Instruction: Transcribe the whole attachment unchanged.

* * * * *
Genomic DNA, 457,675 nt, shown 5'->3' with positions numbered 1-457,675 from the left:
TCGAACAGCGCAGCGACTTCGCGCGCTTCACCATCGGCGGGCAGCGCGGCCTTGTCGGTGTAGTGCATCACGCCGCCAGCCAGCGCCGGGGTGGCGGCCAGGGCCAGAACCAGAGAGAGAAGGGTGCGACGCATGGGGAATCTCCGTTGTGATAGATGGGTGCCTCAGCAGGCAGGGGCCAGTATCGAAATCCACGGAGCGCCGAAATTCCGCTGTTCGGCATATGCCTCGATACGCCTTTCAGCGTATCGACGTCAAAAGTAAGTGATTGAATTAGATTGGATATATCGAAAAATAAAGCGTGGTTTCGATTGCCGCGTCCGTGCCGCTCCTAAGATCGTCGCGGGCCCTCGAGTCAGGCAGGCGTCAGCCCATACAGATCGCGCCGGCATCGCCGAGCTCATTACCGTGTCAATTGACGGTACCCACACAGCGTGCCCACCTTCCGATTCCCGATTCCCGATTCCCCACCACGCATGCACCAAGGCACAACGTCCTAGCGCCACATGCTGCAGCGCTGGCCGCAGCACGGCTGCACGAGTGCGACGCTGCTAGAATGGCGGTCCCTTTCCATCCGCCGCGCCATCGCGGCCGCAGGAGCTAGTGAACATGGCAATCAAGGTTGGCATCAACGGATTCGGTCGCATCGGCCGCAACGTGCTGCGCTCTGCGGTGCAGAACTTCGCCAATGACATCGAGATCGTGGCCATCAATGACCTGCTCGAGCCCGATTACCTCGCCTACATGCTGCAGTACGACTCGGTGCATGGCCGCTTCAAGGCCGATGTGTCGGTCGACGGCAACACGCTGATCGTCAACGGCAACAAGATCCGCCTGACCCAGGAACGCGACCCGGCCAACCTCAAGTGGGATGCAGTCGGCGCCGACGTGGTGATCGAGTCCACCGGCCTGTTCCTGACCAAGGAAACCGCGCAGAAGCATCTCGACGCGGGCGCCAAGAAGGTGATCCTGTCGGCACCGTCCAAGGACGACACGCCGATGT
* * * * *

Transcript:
Genomic DNA, 457,675 nt, shown 5'->3' with positions numbered 1-457,675 from the left:
TCGAACAGCGCAGCGACTTCGCGCGCTTCACCATCGGCGGGCAGCGCGGCCTTGTCGGTGTAGTGCATCACGCCGCCAGCCAGCGCCGGGGTGGCGGCCAGGGCCAGAACCAGAGAGAGAAGGGTGCGACGCATGGGGAATCTCCGTTGTGATAGATGGGTGCCTCAGCAGGCAGGGGCCAGTATCGAAATCCACGGAGCGCCGAAATTCCGCTGTTCGGCATATGCCTCGATACGCCTTTCAGCGTATCGACGTCAAAAGTAAGTGATTGAATTAGATTGGATATATCGAAAAATAAAGCGTGGTTTCGATTGCCGCGTCCGTGCCGCTCCTAAGATCGTCGCGGGCCCTCGAGTCAGGCAGGCGTCAGCCCATACAGATCGCGCCGGCATCGCCGAGCTCATTACCGTGTCAATTGACGGTACCCACACAGCGTGCCCACCTTCCGATTCCCGATTCCCGATTCCCCACCACGCATGCACCAAGGCACAACGTCCTAGCGCCACATGCTGCAGCGCTGGCCGCAGCACGGCTGCACGAGTGCGACGCTGCTAGAATGGCGGTCCCTTTCCATCCGCCGCGCCATCGCGGCCGCAGGAGCTAGTGAACATGGCAATCAAGGTTGGCATCAACGGATTCGGTCGCATCGGCCGCAACGTGCTGCGCTCTGCGGTGCAGAACTTCGCCAATGACATCGAGATCGTGGCCATCAATGACCTGCTCGAGCCCGATTACCTCGCCTACATGCTGCAGTACGACTCGGTGCATGGCCGCTTCAAGGCCGATGTGTCGGTCGACGGCAACACGCTGATCGTCAACGGCAACAAGATCCGCCTGACCCAGGAACGCGACCCGGCCAACCTCAAGTGGGATGCAGTCGGCGCCGACGTGGTGATCGAGTCCACCGGCCTGTTCCTGACCAAGGAAACCGCGCAGAAGCATCTCGACGCGGGCGCCAAGAAGGTGATCCTGTCGGCACCGTCCAAGGACGACACGCCGATGT